In the PC space, emulation of either a game engine or full operating system are available. In these cases, players are expected to own copies of the game to use the content files. DOSBox emulates a complete IBM PC compatible operating system allowing most games for older computers to be run on modern systems. Emulators also exist for older arcade games, such as MAME.
There are legalities related to emulation that can make it difficult to preserve video games in this manner. First, the legality of creating an emulator itself is unclear. Several United States case laws have shown that developing emulation is a legal activity as long as no proprietary information or copyrighted code is incorporated into the emulation.
- Game engine recreation: A new universal game engine can be developed that uses the original game assets but otherwise runs on any future hardware platform. Such examples include the Z-machine for many of the Infocom text adventure games, and the ScummVM allows players to run nearly every LucasArts adventure game.
- Software re-compilation or porting: The original source code for the game is re-compiled for a newer platform, making necessary changes to work on the newer hardware. This requires that the source code for the original game is available for this purpose.
Abandonware refers to software that may still be capable of running on modern computers or consoles, but the developer or publisher has either disappeared, no longer sell the product, or no longer operate servers necessary for running the software, among other cases.
Legally, such software still falls under normal copyright laws. Under the DMCA, the Copyright Office has made exceptions since 2015 for allowing museums and other archivists to bypass copyright issues to get such software into a playable state, a new exception seeks to allow this specifically for multiplayer games requiring servers, specifically massively-multiplayer online games.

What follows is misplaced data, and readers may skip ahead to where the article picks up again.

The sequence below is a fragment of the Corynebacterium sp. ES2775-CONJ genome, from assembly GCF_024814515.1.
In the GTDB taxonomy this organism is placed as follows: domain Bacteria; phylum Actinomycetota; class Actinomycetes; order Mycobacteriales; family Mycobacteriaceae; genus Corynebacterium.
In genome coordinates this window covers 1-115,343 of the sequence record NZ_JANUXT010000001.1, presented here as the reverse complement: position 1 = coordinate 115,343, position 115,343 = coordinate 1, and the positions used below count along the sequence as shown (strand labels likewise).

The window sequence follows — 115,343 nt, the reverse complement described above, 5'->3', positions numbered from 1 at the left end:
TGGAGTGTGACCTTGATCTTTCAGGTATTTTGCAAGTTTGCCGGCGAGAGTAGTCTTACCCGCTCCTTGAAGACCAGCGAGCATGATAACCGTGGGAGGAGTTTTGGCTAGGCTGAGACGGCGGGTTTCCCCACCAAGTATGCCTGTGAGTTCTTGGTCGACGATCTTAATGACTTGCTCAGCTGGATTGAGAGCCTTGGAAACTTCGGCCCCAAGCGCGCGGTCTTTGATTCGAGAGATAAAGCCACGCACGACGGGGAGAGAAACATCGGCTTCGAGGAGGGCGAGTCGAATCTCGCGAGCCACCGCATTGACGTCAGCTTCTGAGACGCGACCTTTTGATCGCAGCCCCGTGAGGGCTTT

In some cases, fans of a video game have helped to preserve the game to the best of their abilities without access to source code, even through the copyright nature of these fan projects are highly contentious, and more so when monetary issues are involved. Games like Star Wars: Knights of the Old Republic II and Vampire: The Masquerade - Bloodlines, which had difficult production issues before release, may leave unused assets to be found by players, and in the case of both these games, players have developed unofficial patches that work to complete the content, in some cases, exceeding expectations of the original content creators.
Preservation of video game software has come through dubious routes. Notably, the source code for all of the Infocom text adventure games had been obtained by Jason Scott in 2008 via an anonymous user in the "Infocom drive", an archive file that represented the entirety of the Infocom's main server days prior to the company's relocation from Massachusetts to California in 1989. While Scott was aware this was akin to industrial espionage, he still had published the source code for the games for purposes of preservation.
Library of Congress